Healthcare Revenue Cycle Management, ICD-10, Claims Reimbursement, Medicare, Medicaid

Policy & Regulation News

April 3: Week That Was in Healthcare Fraud and Malpractice

By Jacqueline DiChiara

- Here is a general roundup of the past week’s developments in healthcare fraud and malpractice, as reported by the Department of Justice. The crimes reported below result in multiple millions of dollars in healthcare fraud and the possibility of extensive prison time.

Oncologist dispenses FDA-unapproved drugs to cancer patients

Missouri-based oncologist, President, and Medical Practitioner, Robert L. Carter, waived his right to a grand jury, pleading guilty to buying and selling foreign, misbranded drugs to patients with cancer and blood diseases.

Carter prescribed, administered, and dispensed chemotherapy drugs within his practice and sought Medicare and Medicaid reimbursement for their administration. Carter was then reimbursed by government and private health insurance programs.

Such prescription cancer drugs, ordered by Carter from Quality Specialty Products (QSP) in Winnipeg, Manitoba, Canada, were obtained from foreign sources not approved by the US Food and Drug Administration (FDA) for distribution or use among healthcare providers or physicians within the US. The misbranded and FDA-unapproved drugs Carter administered to cancer patients did not bear the symbol “Rx only” and contained labeling in one more foreign languages.

Carter paid over $971,000 in restitution to Medicare, Tri-Care, Missouri Medicaid, Oklahoma Medicaid, and Kansas Medicaid. Carter will forfeit to the government $1.2 million after paying over $220,000 this week. Carter is subject to a sentence of one year in federal prison sans parole and a $100,000 fine.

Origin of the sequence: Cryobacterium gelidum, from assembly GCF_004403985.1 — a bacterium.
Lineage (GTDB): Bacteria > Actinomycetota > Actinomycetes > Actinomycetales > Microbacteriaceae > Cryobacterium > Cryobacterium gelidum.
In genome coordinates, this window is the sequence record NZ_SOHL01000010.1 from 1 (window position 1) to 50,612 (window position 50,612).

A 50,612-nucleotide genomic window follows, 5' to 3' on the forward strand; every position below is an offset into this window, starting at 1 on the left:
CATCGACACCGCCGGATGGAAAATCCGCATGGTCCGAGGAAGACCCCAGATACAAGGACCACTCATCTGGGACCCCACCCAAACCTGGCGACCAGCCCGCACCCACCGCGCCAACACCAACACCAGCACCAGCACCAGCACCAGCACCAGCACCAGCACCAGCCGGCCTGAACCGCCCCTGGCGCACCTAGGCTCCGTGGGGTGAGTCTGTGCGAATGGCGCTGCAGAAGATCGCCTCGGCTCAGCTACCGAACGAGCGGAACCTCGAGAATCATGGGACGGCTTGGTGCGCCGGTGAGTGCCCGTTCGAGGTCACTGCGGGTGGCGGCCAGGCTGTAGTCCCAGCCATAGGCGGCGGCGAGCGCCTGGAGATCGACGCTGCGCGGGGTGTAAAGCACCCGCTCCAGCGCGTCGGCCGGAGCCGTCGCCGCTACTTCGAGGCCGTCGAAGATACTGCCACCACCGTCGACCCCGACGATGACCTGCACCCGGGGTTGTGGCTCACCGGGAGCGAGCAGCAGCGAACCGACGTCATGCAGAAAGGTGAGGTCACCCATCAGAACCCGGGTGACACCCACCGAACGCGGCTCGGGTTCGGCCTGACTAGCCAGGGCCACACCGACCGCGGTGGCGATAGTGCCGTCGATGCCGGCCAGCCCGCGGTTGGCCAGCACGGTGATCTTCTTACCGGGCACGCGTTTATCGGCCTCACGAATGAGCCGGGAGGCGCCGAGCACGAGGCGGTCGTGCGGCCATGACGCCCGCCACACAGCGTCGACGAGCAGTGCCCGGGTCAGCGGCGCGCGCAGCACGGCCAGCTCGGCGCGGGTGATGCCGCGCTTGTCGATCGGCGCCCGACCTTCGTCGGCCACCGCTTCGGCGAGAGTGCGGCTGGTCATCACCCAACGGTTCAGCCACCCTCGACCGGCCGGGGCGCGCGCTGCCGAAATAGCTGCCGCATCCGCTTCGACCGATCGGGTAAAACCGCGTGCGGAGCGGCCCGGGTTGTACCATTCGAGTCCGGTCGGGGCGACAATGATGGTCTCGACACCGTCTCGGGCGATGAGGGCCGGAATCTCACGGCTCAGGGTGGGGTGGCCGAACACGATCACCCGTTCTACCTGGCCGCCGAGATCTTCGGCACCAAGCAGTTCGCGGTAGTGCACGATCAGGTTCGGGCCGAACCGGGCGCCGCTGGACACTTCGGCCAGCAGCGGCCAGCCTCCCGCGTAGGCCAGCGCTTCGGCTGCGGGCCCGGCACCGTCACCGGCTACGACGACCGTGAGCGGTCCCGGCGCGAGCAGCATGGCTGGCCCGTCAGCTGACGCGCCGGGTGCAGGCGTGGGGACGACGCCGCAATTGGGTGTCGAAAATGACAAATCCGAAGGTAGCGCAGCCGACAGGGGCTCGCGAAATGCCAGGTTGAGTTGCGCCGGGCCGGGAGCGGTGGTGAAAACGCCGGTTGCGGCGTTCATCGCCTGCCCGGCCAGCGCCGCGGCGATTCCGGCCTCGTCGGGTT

PA fraud scheme leads to six year prison sentence

President and co-owner of the now defunct ambulance company Life Support Corporation (Life Support), Nazariy Kmet, will surrender to begin serving a prison term in May after pleading guilty to an extensive healthcare fraud conspiracy and paying kickbacks.

Life Support transported patients with the ability to walk and travel safely independently by means other than ambulance who were ineligible for ambulance transportation via Medicare’s requirements.

However, Kmet, and others acting on his behalf, fabricated documentation to state such patients were falsely in need of ambulance transportation. Kmet and others were fully aware patients could be safety transported by other simple means, such as walking.

Kmet paid kickbacks to patients so they would continue active utilization of Life Support’s services. Kmet then fraudulently billed for ambulance services as if they had been deemed medically necessary when such was untrue. Resultantly, Medicare paid almost $2 million for such inappropriately executed means of transportation.

NJ doctors accept bribes in $100 million clinical lab scheme

Two New Jersey doctors, Wayne Lajewski, and Glenn Leslie, were sentenced to fourteen months and twenty-four months in prison respectively for accepting bribes in exchange for test referrals as a scheme associated with Biodiagnostic Laboratory Services LLC (BLS). Lajewski and Leslie were also fined $10,000 each and will also collectively forfeit almost $400,000.

A total of thirty-seven individuals, including twenty-four physicians, pleaded guilty in association with a bribery scheme where millions of dollars in bribes resulted in over $100 million in payments from Medicare and other private insurance companies to BLS.

Lajewski admitted to accepting monthly cash bribes of over $2,000 for over two years for referring patient blood specimens to BLS. BLS received more than $380,000.

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